Using agroecology to protect crops: the zero-pesticide farming challenge
Many researchers are interested in and have begun developing crop protection approaches that either partly or totally cut pesticide use under certain conditions. These approaches include agroecological crop protection (ACP).
“The aim is to apply the principles of agroecology to crop protection,” says Jean-Philippe Deguine, an agroecologist at the French research institute CIRAD in Montpellier, who coordinated the article“Agroecological crop protection for sustainable agriculture”. This relies on two of the basic principles of agroecology – making use of biodiversity and boosting soil health – and the founding principle of crop protection: using prevention rather than cure to fight pests. Prevention is about using disease-tolerant or disease-resistant varieties, appropriate farming practices, and a combination of agronomic solutions.
“Unlike pesticides, which are licensed and must be used against a specific type of pest, ACP can be used on a whole territory or agrosystem and against all pests. It creates a virtuous circle where biodiversity is used to boost agrosystem health,” Deguine adds.
The study, which was led by INRAE (l’Institut national de recherche pour l’agriculture, l’alimentation et l’environnement) with the participation of CIRAD, revealed a strong link between plant diversity and natural pest regulation (insect pests, weeds and pathogenic fungi). ACP can maintain or improve agricultural yields (by reducing pest damage), ensure healthy food, reduce the negative impacts of farming on the environment and human health (zero pesticides), and help make farms more economically viable. The authors summarise the knowledge acquired and suggest ways of rolling out ACP.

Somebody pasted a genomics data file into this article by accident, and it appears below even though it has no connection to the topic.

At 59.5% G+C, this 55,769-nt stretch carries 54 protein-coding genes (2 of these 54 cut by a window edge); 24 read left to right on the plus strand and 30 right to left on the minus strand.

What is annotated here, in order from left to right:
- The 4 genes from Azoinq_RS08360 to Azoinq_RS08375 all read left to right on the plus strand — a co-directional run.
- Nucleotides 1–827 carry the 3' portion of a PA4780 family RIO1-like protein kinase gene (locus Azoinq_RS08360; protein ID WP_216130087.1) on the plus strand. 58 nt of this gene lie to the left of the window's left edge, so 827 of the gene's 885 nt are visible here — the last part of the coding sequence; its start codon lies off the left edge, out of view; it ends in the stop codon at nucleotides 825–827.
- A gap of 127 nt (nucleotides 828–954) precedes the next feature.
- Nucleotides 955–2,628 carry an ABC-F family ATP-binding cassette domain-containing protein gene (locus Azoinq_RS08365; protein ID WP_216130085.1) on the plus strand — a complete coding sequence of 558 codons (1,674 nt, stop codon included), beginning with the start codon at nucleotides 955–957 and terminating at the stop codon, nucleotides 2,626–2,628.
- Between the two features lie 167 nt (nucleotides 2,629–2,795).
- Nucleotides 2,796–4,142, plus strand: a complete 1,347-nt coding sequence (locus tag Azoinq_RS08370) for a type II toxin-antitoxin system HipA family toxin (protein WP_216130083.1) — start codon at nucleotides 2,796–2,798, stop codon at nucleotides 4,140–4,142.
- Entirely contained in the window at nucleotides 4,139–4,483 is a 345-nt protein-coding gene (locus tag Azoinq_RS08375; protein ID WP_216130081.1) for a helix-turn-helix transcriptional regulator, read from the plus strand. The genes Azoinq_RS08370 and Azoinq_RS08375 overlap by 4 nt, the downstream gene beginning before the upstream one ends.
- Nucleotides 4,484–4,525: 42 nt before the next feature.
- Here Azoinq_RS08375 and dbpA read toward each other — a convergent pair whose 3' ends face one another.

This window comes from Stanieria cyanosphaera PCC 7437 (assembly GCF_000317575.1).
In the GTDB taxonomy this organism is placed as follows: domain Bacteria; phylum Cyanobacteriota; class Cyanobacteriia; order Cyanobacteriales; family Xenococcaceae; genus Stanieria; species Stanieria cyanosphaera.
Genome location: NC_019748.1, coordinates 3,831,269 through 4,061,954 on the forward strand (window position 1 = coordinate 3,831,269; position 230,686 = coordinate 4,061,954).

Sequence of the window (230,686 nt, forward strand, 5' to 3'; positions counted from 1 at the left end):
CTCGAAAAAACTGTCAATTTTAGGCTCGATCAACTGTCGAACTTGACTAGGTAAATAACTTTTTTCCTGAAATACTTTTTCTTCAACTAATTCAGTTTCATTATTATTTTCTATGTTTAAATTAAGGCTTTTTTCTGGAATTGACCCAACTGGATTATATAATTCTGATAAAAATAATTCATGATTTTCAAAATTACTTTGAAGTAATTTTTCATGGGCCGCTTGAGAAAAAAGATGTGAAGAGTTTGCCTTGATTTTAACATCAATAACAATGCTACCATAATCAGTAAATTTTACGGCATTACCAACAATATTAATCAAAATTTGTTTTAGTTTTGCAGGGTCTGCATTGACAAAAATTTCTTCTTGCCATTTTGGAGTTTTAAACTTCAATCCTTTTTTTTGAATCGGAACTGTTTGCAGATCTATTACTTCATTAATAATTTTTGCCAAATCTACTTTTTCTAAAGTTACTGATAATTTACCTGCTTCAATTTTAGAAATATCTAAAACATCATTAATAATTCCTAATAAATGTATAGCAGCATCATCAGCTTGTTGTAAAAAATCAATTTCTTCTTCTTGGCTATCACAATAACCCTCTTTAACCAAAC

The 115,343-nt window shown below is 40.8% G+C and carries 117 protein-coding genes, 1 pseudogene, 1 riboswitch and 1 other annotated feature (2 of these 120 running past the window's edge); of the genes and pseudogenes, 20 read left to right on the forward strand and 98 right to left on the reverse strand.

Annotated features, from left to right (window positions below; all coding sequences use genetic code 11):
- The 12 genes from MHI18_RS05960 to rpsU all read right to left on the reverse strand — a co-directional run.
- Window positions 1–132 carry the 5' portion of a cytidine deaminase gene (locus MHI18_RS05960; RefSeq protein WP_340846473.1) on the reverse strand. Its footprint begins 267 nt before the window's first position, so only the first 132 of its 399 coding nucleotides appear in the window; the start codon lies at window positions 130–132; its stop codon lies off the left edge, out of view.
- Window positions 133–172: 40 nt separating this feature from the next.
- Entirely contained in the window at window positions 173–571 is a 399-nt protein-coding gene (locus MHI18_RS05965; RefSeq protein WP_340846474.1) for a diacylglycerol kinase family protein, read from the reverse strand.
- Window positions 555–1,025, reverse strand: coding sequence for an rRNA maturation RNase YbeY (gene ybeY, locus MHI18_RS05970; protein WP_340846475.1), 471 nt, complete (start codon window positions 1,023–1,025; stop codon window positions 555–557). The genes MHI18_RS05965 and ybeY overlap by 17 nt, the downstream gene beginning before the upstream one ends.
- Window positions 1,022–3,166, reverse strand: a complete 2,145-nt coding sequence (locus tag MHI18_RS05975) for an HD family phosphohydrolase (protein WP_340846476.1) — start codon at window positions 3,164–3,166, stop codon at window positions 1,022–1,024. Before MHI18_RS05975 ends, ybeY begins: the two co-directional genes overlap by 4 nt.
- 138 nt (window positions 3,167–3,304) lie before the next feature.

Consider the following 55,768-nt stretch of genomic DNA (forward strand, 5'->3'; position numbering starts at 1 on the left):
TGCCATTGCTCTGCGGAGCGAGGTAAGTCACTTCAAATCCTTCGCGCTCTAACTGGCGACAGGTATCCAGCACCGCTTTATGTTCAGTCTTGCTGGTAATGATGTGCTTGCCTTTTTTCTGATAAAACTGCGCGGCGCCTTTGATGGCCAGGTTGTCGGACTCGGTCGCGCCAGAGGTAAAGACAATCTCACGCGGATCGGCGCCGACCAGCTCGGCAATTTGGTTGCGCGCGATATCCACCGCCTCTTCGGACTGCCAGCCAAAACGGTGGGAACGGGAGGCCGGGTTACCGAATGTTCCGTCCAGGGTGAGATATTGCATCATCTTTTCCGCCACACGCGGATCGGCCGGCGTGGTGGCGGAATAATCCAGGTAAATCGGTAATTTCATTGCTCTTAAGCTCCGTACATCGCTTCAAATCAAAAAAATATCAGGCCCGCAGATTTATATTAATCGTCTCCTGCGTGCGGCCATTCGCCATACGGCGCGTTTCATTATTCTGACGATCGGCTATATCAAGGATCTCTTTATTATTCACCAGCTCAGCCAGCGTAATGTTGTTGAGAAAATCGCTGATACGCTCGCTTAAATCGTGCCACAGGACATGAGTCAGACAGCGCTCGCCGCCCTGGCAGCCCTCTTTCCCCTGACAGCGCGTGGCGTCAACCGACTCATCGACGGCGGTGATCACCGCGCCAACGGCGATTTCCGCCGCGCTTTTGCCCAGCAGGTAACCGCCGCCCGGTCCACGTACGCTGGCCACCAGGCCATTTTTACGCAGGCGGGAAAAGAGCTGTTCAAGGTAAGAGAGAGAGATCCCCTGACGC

“The concept can be applied all over the world, provided local specificities are taken into account,” says CIRAD agronomist Nadine Andrieu, one of the article’s co-authors. “Two-way knowledge sharing between scientists and farmers is vital. But public policy must provide significant support to ensure the necessary technical and organisational changes.”
It takes time to implement ACP
Public policy must also allow for the time needed to implement ACP in farming systems. This involves a transitional phase that can last several years and comprises joint field diagnoses, participatory redesigns of cropping systems, farmer training and coordination of stakeholders.
“We need to move away from the current short-term mindset and take the time to recreate biological equilibria within agroecosystems. The sooner we start, the sooner those new systems will be able to address the current issues facing farming,” CIRAD agronomist Eric Scopel says.
This article, signed by 56 scientists, including more than 40 from French organisations, expresses the clear scientific consensus in France around ACP. It includes some 300 bibliographical references from every continent and opens up new prospects for application and research.